Forget men's and women's clothing, one department store is going unisex

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Aaron Schacter: Selfridges, the big department store in British, wants to take its customers on a journey, and on that journey there are no separate Men and Women's clothes departments. Think three floors of Unisex apparel complete with a gender neutral mannequins. That's what shoppers will find at Selfridges flagship store in London. Not so shocking, says Jo B. Paoletti, she is the Author of the upcoming; Sex and Unisex: Fashion, Feminism, and the Sexual Revolution.

 

Jo B. Paoletti:  Well, it may seem extreme, but in terms of what's really on the runway right now in the fashion world its very fashion forward very trendy.

 

Schacter: What kind of clothes are we talking here?

 

Paoletti: My guess is that, I mean I am sitting here wearing corduroy pants, turtle neck, and a fleece waist which I think my husband has all three of those in different sizes in his wardrobe. So, the kind of thing that we would normally think of as okay for either Men or Women to wear, but as I understand it they're also including some things that are Men's wear that women have been appropriating like Boxy Cut Suits, that they've been stealing out of the Men's department, and what used to be the Women's department is now also a fair game for any Man who would like to venture on that direction.

 

Schacter: I had a little bit of reaction here, and the Producer pointed out that she and I are pretty much wearing the same outfit today. Jeans and button down shirt. But, surely our jeans are different right? The coats that you're wearing and the coats that your husband are wearing they're different somehow right?

 

Paoletti: Well, they are cut differently, but when you think of it if we sold them in terms of measurements, here are a range of jeans, and here's the waist size, here's the hip size, here's the inseam, and you buy what fits you, then what would the difference be?

 

Schacter: I dont, sounds like alot of work?

 

Paoletti: Well, but that's the way it used to be when women started wearing bell bottom jeans in the late 1960s, I would say they but it was actually we, because I was one of them. I went to the Army Navy surplus store, and bought men's jeans, and I bought them by hip size, and for, there was about 4-5 year period in the late 60s, early 70s, where women are actually going into the men's department to buy clothing, they cant find the women's department.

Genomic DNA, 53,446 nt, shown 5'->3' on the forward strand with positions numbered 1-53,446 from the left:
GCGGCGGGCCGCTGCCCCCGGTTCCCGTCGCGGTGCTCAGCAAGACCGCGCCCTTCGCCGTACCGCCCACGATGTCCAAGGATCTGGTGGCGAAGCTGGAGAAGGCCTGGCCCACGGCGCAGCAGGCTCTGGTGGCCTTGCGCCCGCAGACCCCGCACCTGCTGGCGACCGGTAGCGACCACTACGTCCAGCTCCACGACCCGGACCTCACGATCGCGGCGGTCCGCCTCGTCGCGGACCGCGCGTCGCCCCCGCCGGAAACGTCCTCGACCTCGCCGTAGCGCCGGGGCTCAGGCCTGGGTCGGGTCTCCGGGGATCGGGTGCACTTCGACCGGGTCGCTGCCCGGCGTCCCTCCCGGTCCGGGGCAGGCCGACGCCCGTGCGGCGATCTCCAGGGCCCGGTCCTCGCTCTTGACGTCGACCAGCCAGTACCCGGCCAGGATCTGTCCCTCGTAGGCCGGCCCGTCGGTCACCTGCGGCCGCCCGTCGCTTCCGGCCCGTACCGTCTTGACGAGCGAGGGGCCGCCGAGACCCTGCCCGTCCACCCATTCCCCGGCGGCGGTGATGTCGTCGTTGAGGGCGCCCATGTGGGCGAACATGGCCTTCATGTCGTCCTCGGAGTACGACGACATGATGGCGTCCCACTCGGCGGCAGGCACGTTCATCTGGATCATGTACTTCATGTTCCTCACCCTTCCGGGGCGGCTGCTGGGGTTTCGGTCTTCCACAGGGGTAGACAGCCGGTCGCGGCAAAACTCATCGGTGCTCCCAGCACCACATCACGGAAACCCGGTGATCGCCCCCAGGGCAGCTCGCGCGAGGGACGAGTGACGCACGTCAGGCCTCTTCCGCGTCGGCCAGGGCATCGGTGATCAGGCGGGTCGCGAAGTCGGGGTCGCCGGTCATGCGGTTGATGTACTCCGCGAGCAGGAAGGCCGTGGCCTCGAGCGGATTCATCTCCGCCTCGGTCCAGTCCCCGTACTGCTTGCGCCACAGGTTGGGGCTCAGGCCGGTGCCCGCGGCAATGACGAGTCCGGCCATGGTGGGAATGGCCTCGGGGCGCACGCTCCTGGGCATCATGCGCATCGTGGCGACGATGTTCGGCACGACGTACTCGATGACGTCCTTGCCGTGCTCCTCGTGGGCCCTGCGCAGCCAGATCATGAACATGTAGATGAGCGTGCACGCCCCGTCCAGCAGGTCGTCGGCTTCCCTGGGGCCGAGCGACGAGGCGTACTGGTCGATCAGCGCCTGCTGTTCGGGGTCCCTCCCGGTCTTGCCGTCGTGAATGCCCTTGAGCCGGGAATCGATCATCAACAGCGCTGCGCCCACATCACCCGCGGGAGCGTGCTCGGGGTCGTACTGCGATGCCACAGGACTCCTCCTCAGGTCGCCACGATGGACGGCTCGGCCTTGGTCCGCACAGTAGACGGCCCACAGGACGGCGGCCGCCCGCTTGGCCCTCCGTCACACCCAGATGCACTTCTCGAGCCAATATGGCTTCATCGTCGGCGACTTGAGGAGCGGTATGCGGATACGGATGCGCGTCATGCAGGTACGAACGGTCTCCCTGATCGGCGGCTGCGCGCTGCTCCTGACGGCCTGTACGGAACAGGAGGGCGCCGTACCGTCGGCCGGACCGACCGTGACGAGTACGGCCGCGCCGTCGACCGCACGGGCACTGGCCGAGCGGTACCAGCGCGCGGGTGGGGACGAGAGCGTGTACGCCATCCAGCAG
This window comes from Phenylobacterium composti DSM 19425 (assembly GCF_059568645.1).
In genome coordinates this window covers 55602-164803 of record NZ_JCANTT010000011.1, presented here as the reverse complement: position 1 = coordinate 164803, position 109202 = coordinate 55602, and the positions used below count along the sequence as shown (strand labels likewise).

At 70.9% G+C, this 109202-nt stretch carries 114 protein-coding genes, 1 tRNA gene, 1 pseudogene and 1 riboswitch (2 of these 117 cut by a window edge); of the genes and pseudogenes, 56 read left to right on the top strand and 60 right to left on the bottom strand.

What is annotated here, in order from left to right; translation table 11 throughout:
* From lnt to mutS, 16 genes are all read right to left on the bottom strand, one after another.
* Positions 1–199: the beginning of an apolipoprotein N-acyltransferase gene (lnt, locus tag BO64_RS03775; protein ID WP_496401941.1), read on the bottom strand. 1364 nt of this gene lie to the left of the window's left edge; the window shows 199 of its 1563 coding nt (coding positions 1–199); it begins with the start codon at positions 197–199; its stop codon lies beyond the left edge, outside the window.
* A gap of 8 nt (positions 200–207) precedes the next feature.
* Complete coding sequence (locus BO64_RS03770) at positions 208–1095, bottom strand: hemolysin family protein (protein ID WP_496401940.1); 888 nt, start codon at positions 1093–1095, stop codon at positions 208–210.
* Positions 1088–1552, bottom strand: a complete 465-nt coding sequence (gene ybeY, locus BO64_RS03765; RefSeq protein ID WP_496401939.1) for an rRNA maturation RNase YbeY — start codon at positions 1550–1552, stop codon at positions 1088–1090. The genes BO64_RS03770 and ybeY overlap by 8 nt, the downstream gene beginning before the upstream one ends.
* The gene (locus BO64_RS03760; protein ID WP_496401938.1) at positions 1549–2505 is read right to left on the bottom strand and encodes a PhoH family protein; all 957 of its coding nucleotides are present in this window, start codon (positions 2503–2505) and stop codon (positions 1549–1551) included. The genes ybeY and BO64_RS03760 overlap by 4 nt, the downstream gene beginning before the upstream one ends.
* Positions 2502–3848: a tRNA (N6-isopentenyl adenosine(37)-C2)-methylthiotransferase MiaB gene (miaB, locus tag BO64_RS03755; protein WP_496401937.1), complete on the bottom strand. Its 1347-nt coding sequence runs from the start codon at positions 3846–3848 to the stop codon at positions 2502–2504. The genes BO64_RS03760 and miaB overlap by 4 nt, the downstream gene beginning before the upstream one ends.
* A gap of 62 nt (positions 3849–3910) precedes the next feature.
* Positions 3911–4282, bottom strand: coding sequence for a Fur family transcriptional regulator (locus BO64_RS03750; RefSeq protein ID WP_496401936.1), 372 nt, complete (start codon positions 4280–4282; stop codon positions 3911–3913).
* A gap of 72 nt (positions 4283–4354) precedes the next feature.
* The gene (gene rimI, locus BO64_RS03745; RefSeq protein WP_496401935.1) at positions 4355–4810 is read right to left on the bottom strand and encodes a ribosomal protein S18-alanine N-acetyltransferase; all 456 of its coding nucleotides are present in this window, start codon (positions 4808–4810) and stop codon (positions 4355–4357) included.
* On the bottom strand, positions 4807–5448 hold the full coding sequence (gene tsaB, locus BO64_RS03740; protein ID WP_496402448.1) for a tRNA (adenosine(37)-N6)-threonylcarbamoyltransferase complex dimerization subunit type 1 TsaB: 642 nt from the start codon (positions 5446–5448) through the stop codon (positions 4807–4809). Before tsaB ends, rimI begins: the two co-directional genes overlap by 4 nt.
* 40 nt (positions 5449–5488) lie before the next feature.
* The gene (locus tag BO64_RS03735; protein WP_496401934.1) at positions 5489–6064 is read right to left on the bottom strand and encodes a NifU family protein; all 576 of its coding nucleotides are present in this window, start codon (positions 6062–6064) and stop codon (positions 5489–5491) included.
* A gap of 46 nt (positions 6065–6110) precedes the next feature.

Schacter: It sounds kind of what you're saying here is that this unisex thing isn't really new or maybe not even much of a big deal?

 

Paoletti: The idea of clothing, Men and Women wearing similar clothing, is actually with us for a long time. I mean, that used to be the standard for little children and babies was to dress them in what we consider a unisex or neutral style.

 

Schacter: So, did this sort of blue pink distinction come before clothes changed? Where babies were in the same clothes but one was blue, one was pink? Where did that come from?

 

Paoletti: That comes around the same time as women started wearing pants more often for sports, little girls were wearing overall for plays in the early 20th century and you started having the first beginnings of the a kind of gender use of pink and blue.

 

Schacter: So, which came first? the sort of changing roles of boys and girls, men and women, or the changing colors of clothes?

 

Paoletti: Actually the changing roles of men and women. Its interesting, because the reason I started studying this a long time ago was because what I noticed was as Men's and Women's clothing started trading items more often especially in the late 60s, where you have the beginning of the unisex pile and men wearing flowered ties and all that sort of things, and children's clothing didn't necessarily follow the same pattern that sometimes that happens is when men and women's clothing would start looking more similar, the children's clothing has continuously become more and more differentiated and more gendered. So, that today is very very hard to find up until about the last 4-5 years, neutral clothing.

 

Schacter: This sounds sort of like the free to be you and me sketch right? Its like two babies are talking to each other, you're wearing blue, you must be a boy?

 

Paoletti: Yeah, thats a great routine, and ofcourse that comes in a time in the 1970s, when there was huge interest in unisex clothing for children, unisex child growing, and trying to create some kind of less gendered or ungendered future by starting at the very beginning with neutral clothing for kids.

 

Schacter: Do we lose nothing now? I dont know, sense of masculinity, femininity, if all the clothes are the same?

 

Paoletti: Maybe we need rethink those a little bit. The problem with the way Masculinity and Femininity are now defined, especially when you think of children's clothing, children's toys is alot of what we consider masculine for little boys is not feminine. Its always been more acceptable for girls to dress like boys but to say the boys dress like girls is still considered an insult, to put down a criticism. Its hard to think of them as being separate but equal, but if we could come up with an idea of different styles that aren't different, they're both great, and that are not exclusive to men and women respectively.

 

Schacter: Jo. B Paoletti is an Associate Professor of American Studies at the University of Maryland. Her book Sex and Unisex Fashion, Feminism, and the Sexual Revolution is out next month. Jo, Thanks alot for coming on.

 

Paoletti: You're welcome. Thank you!